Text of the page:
TOURIST SERVICES AND MONEY
Police: 112. Ambulance: 112. Fire: si 12.
TOURIST OFFICES. Contact the tourist board in Denmark at Islands Brygge 43, 2300 Copenhagen S (32 88 99 00; www.visitdenmark.dt.dk). Tourist Boards at home include: UK, 55 Sloane St. London SW1X9SY ( 7259 5959; www.dtb.dt.dk); US, 18th fl. 655 3rd Ave. New York, NY 10017 (212-885-9700; www.goscandinavia.com). Additional tourist info and helpful Glmaps can be found at www.krak.dk.
MONEY. The Danish unit of currency is the krone (kr), which is divided into 100 0re. The easiest way to get cash is from ATMs; cash cards are widely accepted, and many machines give advances on credit cards. Denmark has a high cost of living; expect to pay 85-130kr for a hostel bed, 300-850kr for a hotel room, 75-150kr for a day’s groceries, and 40-100kr for a cheap restaurant meal. A barebones day in Denmark might cost 250-350kr; a slightly more comfortable day might cost 400-600kr. The European Union imposes a value-added tax (VAT) on goods and services purchased within the EU, which is included in the price (see 16). Denmark’s VAT is one of the highest in Europe (25%). Non-EU citizens can get a VAT refund upon leaving the country for purchases in any one store that total over 300kr. There are no hard and fast rules for tipping, but it’s always polite to round up to the nearest lOkr in restaurants and for taxis. In general, service at restaurants is included in the bill, although tipping up to 15% is becoming common in Copenhagen.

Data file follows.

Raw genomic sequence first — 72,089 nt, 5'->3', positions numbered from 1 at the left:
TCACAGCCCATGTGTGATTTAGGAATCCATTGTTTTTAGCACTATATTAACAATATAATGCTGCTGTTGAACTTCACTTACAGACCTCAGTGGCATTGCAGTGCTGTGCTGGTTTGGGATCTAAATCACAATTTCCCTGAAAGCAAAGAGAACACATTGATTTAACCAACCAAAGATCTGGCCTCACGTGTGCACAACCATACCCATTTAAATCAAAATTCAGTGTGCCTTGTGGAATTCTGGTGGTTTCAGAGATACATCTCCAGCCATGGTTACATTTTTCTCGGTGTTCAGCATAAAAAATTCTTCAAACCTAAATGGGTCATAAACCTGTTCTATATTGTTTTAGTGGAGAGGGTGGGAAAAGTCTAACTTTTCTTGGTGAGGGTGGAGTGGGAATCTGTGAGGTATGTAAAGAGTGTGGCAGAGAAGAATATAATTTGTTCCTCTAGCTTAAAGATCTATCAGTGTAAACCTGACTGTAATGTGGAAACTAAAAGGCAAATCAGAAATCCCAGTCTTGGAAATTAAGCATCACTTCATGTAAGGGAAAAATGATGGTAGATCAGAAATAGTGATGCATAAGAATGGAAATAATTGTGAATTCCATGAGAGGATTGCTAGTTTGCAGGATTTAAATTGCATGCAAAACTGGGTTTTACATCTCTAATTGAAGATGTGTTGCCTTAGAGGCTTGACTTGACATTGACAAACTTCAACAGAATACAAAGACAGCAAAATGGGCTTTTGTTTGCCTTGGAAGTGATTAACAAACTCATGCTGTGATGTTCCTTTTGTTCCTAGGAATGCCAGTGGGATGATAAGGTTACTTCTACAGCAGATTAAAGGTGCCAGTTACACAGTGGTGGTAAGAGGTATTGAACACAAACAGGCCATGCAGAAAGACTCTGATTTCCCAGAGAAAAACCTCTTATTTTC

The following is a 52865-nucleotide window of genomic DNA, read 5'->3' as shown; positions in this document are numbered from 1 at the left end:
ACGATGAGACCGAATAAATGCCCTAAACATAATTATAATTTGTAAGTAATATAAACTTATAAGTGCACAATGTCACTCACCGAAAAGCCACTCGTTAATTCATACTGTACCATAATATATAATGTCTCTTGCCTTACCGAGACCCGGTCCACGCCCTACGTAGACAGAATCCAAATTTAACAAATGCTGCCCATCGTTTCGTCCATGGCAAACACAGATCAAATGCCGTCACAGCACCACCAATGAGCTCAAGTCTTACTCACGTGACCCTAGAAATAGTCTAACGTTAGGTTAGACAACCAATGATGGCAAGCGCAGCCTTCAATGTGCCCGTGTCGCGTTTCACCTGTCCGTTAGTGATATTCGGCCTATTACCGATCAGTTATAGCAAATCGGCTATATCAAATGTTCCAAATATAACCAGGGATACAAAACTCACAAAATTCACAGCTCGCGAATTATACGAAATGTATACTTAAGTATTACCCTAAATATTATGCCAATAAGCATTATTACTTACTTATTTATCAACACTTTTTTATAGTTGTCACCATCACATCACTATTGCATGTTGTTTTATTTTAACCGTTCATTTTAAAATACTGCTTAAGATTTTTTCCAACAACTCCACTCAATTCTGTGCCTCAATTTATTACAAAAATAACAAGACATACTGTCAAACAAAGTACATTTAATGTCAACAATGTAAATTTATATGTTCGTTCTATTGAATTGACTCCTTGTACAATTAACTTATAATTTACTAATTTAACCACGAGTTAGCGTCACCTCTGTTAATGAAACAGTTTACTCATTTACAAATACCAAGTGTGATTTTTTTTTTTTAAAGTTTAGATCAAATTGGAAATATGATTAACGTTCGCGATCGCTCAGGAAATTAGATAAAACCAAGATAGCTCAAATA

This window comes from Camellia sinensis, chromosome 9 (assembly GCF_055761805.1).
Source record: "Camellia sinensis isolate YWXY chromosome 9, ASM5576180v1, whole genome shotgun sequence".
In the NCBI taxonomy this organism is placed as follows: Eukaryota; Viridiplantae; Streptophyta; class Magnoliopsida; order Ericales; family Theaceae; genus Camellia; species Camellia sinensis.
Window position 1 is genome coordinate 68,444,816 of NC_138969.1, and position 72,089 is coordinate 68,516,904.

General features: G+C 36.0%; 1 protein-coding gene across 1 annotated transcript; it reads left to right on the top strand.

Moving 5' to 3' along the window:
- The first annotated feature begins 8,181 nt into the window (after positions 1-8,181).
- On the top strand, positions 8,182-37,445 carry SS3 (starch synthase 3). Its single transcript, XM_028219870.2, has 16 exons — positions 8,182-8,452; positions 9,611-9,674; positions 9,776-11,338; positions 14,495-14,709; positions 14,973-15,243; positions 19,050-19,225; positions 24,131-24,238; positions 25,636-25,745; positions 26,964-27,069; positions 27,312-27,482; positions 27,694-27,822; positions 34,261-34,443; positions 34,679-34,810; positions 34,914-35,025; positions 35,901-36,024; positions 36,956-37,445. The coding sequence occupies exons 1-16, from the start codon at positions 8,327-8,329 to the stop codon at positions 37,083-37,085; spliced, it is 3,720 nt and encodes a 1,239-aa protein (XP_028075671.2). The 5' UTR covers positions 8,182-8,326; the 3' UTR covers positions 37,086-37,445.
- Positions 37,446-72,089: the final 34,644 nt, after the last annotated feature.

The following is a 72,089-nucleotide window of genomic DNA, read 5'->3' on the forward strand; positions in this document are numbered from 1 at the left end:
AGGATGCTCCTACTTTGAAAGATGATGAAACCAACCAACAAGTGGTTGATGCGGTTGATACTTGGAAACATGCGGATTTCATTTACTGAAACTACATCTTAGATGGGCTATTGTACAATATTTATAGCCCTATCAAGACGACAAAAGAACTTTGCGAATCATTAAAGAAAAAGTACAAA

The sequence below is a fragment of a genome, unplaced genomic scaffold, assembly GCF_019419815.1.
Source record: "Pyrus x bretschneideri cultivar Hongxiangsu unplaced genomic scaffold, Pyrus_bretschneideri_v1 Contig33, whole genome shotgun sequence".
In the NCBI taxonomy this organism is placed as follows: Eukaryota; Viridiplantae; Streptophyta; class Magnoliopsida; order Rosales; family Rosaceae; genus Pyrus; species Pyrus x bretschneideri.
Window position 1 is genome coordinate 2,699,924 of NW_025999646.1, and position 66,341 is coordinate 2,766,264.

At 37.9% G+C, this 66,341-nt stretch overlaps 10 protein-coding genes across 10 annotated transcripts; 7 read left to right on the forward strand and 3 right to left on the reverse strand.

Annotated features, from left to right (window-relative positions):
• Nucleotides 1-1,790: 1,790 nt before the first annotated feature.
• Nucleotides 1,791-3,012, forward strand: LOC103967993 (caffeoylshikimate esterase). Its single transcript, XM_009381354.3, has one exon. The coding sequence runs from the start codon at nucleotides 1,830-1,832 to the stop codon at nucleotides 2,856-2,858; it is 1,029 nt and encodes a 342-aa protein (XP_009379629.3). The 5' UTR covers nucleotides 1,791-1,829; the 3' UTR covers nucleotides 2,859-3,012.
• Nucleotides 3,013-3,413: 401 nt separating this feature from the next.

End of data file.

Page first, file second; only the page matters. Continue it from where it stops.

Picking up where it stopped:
BUSINESS HOURS. Shops are normally open Monday to Thursday from about 9 or 10am to 6pm and Friday until 7 or 8pm; they are usually open Saturday mornings. Shops in Copenhagen stay open all day Saturday. Regular banking hours are Monday to Friday 9:30am-4pm, Thursday until 6pm.
Country code: 45. international dialing prefix: 00.